How to use email marketing for startups
Email marketing helps your business stay in the forefront of your customers’ minds until they’re ready to buy. Read our guide to discover how keeping up the email conversation can help grow your sales.
Why use email marketing?
An email marketing campaign – sending out content to your mailing list – is a low cost way of communicating with potential or existing customers.
The power of email marketing is that you own the address list and can choose exactly how and when you communicate with your audience.
How do I build an email list?
Building your email marketing list takes time. How you grow your subscriber audience will depend entirely on the business you operate and the type of customers you want to attract.
For example, if you run a shop or cafe, you could ask customers to sign up at the till for updates when they pay for their goods. It’s good practice to embed actions which help grow your email list into your sales process.
If you run an online business, you can add a pop-up on your site asking people to sign up for updates. To collect subscribers’ names and addresses, use a service such as MailChimp or ask your web designer to install one as an add-on to your website. As an incentive, you could add a giveaway, such as a discount, ebook, or competition entry.
There are hundreds of ways to grow your list, but here are some commonly used sign-up incentives:
- Offer exclusive discounts or priority offers to newsletter subscribers.
- Notify email subscribers of flash sales or special offers before reductions appear in bricks and mortar shops.
- If you run a professional service consultancy, consider giving away a free e-guide or course demonstrating your expertise.
What should I write?
Email marketing helps build lasting relationships with your customers. There’s no room for hard sell here. Think like a publisher and write regular emails which provide real value and interest to your reader. Email marketing should serve as a gentle reminder of your presence, putting you at the forefront of customers’ minds when they’re ready to make a purchase.
Your messages or newsletters will be vying for attention with hundreds of other emails in your subscribers’ inboxes. It’s important to spend time getting your content right – think interesting angles, tips, advice and information. For example, if you run an online craft store you could include useful tips on how to upcycle various pieces of furniture using the products you stock.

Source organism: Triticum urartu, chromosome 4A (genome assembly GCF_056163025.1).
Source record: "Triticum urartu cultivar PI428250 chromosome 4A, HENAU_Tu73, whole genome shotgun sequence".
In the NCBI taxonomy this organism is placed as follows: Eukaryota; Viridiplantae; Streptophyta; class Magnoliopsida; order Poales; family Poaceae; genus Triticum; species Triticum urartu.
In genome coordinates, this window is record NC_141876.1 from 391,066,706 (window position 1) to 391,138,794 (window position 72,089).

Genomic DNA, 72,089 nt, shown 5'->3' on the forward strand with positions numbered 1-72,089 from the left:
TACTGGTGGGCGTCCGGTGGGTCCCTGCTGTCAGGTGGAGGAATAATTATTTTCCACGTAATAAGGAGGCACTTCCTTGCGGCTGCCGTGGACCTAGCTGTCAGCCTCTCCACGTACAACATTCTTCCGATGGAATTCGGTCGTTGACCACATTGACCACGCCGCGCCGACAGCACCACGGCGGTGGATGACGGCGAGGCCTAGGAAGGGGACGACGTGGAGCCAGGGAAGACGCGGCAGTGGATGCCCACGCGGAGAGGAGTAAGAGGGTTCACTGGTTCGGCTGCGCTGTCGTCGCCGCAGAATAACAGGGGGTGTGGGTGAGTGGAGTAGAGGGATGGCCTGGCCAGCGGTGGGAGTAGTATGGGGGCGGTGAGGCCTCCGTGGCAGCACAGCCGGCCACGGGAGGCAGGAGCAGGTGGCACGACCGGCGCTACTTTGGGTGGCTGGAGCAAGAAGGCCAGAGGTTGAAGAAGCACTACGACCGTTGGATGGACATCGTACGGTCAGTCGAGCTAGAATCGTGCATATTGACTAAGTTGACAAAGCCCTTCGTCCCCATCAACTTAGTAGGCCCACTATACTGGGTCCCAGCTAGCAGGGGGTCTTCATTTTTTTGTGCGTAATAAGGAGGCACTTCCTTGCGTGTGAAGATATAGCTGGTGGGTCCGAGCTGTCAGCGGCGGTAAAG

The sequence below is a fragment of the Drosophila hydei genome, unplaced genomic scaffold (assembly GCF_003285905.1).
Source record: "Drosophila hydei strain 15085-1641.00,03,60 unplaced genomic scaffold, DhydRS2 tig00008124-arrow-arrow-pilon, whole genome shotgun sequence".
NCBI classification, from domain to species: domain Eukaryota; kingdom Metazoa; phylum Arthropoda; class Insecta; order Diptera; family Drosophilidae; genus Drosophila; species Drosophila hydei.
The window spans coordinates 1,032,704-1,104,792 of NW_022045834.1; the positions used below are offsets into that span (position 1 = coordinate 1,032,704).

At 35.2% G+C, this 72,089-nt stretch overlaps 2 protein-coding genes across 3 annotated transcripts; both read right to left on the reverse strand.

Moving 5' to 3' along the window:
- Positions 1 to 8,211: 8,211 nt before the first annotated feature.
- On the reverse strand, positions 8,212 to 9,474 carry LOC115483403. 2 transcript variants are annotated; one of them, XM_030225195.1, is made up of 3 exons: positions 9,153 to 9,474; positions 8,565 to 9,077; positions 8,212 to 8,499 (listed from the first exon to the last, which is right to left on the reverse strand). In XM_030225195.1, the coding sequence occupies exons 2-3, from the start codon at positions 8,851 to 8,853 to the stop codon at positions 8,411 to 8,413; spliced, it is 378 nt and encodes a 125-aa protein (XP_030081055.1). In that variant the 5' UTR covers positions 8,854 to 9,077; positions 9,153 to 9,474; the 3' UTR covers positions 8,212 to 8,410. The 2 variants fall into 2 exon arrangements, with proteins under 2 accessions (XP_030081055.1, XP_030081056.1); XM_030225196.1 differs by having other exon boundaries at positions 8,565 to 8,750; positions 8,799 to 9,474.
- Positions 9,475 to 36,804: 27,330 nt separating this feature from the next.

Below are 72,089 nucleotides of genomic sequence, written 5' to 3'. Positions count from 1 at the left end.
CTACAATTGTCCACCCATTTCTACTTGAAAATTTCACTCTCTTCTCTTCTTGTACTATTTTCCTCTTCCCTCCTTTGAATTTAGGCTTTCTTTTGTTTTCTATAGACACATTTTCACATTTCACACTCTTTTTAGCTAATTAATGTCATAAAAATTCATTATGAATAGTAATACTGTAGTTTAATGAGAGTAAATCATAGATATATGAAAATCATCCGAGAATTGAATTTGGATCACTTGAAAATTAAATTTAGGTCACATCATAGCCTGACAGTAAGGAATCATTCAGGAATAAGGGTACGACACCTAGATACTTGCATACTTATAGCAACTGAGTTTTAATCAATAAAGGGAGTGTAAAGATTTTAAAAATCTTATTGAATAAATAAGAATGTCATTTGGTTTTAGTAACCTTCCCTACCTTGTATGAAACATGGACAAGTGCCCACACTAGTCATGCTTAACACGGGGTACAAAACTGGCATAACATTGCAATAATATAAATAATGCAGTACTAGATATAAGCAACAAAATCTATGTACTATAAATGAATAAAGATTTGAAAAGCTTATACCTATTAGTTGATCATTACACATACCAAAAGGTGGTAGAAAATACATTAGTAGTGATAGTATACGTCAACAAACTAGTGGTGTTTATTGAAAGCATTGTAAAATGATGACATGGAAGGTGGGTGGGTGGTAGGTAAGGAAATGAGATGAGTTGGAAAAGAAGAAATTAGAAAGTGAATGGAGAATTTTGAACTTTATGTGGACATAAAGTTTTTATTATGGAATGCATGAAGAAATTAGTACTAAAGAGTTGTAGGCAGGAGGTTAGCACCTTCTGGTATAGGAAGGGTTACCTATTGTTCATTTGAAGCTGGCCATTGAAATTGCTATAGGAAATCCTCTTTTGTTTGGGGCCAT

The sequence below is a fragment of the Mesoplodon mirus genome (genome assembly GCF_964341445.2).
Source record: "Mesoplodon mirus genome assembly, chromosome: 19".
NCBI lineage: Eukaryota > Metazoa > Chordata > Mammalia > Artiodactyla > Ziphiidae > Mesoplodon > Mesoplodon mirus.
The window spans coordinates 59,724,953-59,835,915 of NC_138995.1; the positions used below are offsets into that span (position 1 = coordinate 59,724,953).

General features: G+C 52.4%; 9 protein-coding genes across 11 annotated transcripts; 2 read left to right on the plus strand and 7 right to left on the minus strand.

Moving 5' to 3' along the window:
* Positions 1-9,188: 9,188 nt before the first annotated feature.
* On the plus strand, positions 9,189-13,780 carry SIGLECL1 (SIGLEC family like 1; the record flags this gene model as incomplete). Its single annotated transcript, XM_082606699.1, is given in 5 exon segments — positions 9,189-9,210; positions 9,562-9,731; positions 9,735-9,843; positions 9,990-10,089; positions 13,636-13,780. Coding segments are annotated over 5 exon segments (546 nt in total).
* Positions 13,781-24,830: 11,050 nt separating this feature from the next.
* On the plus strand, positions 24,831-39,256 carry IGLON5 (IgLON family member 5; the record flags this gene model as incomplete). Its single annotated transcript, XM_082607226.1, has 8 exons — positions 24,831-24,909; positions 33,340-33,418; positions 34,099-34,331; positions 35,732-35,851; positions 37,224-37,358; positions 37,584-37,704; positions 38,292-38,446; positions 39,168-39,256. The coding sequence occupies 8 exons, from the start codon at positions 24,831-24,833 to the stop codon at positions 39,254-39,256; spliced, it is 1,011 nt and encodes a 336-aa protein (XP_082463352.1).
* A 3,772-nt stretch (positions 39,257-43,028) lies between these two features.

Strengthen your brand
Email marketing can also create a voice for your brand. To connect with your audience, use words and phrases that they’d naturally use. If you mostly sell to teenagers, consider using informal language, images and emojis. For tech savvy customers, use more technical terms.
Make sure your emails reflect your brand by using the same kind of language you use
on your website, flyers or other marketing literature. It’s worth jotting down a few points about the language and phrases you use to ensure your messaging is consistent. This is especially important if your content is written by more than one person.
Treat email subject lines like newspaper headlines. They need to catch the eye of your readers. Include just enough information to draw your reader into opening your message. You could also include something intriguing or a call to action. If you run a garden centre, you could write an autumn email with this prompt to take action in the subject line: ‘Plant these bulbs now for guaranteed spring colour.’
How do I distribute email marketing messages?
Use an automated email system to distribute your emails. MailChimp offers a free version which doesn’t require any design or coding experience. It allows you to create campaigns, sign-up forms and templates, and includes reporting features.
Is there a best time to send communications to my email marketing list?
The best time to send out your email depends on your target market. As a starting point, consider time zones and any typical behaviours. If your target market includes rail commuters, you may want to send out your messages early in the morning. If you mostly sell to students, you may prefer to email later in the day.